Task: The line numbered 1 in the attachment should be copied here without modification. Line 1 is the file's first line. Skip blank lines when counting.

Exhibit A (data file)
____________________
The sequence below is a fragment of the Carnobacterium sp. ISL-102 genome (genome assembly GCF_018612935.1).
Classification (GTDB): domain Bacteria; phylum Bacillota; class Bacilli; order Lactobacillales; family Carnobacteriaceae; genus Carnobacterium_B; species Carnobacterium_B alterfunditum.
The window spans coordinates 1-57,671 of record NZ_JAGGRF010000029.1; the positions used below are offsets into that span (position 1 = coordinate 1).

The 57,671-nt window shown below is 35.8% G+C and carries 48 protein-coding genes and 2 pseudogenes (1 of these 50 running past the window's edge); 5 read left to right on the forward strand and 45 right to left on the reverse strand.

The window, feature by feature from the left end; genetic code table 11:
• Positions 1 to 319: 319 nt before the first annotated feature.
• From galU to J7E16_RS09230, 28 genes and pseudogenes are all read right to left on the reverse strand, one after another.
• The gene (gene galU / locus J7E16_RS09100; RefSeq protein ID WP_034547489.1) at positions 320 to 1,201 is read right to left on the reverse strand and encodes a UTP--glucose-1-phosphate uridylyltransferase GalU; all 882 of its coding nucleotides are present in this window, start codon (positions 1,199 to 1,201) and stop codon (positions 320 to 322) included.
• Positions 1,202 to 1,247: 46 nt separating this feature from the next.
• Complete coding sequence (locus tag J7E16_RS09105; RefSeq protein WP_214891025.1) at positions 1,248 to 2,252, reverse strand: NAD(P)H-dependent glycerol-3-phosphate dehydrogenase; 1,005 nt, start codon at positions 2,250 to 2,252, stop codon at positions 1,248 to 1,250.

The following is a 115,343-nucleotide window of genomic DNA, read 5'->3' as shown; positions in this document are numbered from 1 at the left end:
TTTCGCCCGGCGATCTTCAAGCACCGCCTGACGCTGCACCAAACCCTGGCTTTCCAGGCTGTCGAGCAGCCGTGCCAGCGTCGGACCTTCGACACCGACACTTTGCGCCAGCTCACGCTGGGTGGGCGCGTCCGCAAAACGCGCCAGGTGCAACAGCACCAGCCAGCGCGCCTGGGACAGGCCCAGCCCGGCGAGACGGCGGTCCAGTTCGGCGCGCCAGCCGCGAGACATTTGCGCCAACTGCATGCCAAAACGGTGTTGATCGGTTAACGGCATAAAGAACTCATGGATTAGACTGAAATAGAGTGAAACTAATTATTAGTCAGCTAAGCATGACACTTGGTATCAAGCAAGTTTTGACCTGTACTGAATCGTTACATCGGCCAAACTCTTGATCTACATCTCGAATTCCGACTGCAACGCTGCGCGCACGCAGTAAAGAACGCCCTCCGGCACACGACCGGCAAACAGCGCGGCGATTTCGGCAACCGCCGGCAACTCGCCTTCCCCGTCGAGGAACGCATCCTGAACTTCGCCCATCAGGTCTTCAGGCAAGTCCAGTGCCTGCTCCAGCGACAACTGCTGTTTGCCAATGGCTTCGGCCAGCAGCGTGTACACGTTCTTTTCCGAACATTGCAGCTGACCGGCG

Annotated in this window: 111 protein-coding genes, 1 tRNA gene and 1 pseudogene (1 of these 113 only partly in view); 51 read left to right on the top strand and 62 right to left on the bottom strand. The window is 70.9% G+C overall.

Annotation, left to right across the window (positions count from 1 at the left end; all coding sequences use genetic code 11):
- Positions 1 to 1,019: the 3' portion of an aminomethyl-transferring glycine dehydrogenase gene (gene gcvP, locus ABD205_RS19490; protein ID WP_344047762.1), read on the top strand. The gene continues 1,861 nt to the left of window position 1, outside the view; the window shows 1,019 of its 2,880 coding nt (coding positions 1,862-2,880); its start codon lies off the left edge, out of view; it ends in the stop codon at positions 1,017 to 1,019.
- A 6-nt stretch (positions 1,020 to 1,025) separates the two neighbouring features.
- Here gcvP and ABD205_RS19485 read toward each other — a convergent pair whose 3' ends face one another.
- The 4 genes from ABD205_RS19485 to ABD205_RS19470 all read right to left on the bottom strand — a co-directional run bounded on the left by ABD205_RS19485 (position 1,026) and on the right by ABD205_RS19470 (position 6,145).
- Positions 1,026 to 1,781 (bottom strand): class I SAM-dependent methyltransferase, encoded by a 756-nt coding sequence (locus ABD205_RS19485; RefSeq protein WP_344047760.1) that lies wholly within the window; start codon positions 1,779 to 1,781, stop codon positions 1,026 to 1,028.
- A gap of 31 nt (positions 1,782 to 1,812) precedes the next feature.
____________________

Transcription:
The sequence below is a fragment of the Carnobacterium sp. ISL-102 genome (genome assembly GCF_018612935.1).